The context of the classroom setting

Assignment: The Context of the Classroom Setting

Part A: The first section of your Action Research Project asks you to identify a problem to solve that focuses on improving teacher practice and P – 12 student learning.

Draft: Part A

The context of the classroom setting

In the first section of this action research project I will address the context of classroom setting. Although, it is as important as the teaching itself and understand it is essential in creating learning environments in which every student can thrive. According to Pallardy, context is a classroom’s characteristics such as the composition of the student body, classroom structures and resources. Furthermore, by establishing that context is dependent on student learning we are able to come up with an action research question that will be discussed in this essay. The action research will be on the reading workshop; Is motivation among students a big challenge when it comes to reading literacy?

In addition, a reading workshop is one way to structure a class. Developing strong reading skills in students is one of the key goals in an educational program. Reading workshops encourages the students to become better readers. To accommodate the children’s variability, I assess the children through instructing them to write journals on what they have read and giving them vocabulary tests on that week’s reading. This helps when it comes to identifying student with a reading problem and can be able to tailor lessons to individuals.

One of the concerns that I have experienced in this classroom setting of reading workshops is children’s motivation to read books that they have selected. Their ability to choose the right book and their commitment to stay with the book until they finished is also a concern when it comes to their motivation when reading books. These findings were drawn from the data of the journals and vocabulary test that I had assigned to them. The journals that they wrote the boys in the class performed poorly more than the girls. There is also the fact that the boys in the class didn’t find satisfaction in reading unlike the girls. The boys also were not reading books of their own accord unlike the girls in the class who spent hours with ‘series’ books and other chapter books.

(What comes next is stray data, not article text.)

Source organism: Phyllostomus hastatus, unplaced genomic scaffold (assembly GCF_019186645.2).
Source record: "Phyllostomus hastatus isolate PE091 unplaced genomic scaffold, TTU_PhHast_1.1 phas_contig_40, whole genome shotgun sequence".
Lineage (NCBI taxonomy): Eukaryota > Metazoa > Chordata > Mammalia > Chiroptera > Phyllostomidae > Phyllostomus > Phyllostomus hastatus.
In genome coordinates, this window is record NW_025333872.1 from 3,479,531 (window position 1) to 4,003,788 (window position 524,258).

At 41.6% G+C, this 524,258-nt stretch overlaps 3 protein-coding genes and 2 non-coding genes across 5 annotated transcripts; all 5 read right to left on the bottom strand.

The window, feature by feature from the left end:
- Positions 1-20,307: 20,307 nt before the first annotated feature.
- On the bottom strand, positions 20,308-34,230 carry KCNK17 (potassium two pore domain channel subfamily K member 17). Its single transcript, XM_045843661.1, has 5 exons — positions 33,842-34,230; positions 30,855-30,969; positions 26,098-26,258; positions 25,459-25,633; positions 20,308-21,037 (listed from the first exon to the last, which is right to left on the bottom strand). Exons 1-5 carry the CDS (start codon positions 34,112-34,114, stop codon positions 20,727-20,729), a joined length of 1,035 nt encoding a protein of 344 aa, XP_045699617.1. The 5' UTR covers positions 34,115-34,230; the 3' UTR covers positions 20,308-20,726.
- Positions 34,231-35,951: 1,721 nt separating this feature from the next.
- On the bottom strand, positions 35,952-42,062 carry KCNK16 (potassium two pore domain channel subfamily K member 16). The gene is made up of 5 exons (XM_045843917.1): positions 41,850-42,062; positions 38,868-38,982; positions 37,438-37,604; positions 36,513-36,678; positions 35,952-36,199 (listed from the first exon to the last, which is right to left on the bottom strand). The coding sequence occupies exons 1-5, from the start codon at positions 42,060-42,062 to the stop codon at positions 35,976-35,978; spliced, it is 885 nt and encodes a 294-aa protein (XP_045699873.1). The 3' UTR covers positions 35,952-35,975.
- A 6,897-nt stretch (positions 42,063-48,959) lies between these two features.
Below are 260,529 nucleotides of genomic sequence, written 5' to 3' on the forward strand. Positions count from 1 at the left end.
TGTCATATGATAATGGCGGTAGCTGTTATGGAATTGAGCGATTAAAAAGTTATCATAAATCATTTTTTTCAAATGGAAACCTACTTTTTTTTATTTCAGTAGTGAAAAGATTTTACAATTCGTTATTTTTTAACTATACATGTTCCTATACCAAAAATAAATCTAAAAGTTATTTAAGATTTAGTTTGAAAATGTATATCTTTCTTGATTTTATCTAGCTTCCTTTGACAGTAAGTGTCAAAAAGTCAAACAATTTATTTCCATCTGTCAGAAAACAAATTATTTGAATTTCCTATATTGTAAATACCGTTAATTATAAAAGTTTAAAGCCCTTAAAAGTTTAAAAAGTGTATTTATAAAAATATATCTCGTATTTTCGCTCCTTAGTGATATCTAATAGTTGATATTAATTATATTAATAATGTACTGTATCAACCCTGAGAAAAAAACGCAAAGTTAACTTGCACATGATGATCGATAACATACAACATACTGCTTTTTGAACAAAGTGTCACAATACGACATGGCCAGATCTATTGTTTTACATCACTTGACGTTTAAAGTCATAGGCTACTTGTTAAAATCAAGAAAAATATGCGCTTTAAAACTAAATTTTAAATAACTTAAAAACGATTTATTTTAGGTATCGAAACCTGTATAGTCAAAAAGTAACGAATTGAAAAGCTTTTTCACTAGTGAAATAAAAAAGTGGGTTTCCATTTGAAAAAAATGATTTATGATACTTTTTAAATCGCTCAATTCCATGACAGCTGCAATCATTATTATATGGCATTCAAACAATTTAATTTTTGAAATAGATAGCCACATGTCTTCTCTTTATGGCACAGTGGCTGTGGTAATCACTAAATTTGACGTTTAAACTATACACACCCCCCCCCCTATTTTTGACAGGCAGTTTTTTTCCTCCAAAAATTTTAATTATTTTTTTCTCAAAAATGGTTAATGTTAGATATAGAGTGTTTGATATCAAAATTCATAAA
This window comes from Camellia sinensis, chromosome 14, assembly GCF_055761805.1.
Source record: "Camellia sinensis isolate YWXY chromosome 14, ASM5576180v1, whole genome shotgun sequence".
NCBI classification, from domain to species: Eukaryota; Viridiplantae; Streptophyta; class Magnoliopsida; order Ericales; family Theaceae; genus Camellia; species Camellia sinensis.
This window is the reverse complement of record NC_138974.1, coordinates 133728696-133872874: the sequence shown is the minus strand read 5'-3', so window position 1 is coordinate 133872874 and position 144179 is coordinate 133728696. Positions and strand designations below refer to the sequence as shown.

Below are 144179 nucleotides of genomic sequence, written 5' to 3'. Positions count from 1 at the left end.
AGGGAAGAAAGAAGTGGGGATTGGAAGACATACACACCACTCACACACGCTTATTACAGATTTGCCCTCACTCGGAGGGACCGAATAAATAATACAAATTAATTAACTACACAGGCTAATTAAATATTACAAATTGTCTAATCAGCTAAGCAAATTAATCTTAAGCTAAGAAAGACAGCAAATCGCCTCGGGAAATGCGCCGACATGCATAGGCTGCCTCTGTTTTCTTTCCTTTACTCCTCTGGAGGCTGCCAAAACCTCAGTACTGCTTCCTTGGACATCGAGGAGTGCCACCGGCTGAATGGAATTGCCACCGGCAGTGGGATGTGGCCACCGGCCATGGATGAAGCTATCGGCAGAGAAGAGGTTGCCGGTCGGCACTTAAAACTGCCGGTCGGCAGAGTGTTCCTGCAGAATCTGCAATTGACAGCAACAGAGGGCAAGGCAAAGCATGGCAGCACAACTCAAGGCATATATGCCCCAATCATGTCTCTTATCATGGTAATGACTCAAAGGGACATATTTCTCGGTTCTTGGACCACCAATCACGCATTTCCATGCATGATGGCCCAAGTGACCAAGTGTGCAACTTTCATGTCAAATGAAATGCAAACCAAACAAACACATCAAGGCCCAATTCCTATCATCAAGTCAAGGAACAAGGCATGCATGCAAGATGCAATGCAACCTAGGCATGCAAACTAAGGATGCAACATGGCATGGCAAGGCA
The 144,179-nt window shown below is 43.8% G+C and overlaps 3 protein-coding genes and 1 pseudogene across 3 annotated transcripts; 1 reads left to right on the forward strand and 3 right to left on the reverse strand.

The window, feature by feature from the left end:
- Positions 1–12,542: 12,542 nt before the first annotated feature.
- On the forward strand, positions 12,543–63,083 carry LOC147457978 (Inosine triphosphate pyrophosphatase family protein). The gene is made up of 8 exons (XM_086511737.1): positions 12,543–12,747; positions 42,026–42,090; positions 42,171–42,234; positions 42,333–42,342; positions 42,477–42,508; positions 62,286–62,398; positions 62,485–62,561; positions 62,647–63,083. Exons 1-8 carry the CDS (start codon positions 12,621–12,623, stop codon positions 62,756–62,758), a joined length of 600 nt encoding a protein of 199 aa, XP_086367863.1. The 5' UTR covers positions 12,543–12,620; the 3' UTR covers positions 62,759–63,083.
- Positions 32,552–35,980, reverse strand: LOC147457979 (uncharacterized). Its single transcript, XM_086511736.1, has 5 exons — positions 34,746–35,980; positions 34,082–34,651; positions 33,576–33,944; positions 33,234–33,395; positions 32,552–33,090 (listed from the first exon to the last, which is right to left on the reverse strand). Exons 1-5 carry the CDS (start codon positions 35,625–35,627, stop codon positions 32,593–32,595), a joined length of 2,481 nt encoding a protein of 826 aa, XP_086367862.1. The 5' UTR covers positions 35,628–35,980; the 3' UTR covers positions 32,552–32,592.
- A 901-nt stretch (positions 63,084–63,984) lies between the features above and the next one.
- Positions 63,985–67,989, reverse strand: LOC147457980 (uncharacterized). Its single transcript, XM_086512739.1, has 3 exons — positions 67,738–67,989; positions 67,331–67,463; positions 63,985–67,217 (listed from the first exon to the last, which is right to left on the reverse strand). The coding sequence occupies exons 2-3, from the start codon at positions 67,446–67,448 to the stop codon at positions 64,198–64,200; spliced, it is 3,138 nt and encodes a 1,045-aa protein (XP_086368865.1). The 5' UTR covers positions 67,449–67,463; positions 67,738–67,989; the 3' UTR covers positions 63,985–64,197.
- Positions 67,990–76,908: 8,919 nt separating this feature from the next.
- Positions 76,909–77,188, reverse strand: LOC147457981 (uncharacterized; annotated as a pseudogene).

The classroom has 24 students; 52% are boys and 48% are girls. The last two tests on vocabulary showed that girls performed more than the boys. Also, the literature review was discouraging: the boys were lagging the girls. This concerns may be a product of the independent reading workshop and of the freedom of children to choose their own books during that session.

Through observation and interaction with the boys that excelled in the literature reviews I noted that families had a strong impact and the boys that saw their fathers at home read were more likely to choose to read. Therefore, having spoken with the school administration I invited some of the male role models for the boys. I invited teachers, some of their fathers, other school male employees to visit the class and talk about their reading habits. Some of them were frank about their discovery about reading for pleasure, sometimes not until adulthood. Hearing some of the sorts reading preferred by the men, I expanded the reading selection in my classroom including more of non-fiction as I was convinced the boys would engage more.

In the next literature review, the boys had improved without a doubt and in the vocabulary tests that I gave them after. This showed that motivation is one of the problems that children struggle with in a classroom setting. There are other solutions to meet this problem to ensure that every student within the class thrives and not only a specific group.

References

Efron, S. E., & Ravid, R. (2013). Action research in education: A practical guide. New York, NY: The Guilford Press.

Chapter 2, “Choosing and Learning About Your Research Topic” (pp. 13–38)

Chapter 3, “Approaches to Action Research” (p. 48)

Mertler, C. A. (2017). Action research : Improving schools and empowering educators (5th ed.). Thousand Oaks, CA: Sage

NCTEW. (n.d) retrieved from http://www.ncte.org

Lawlor, L. A., Hansen, C. C., Zambo, D., & Horn, P. (2015). Empowering teachers and engaging students. Educational Digest, 80(6), 4–8.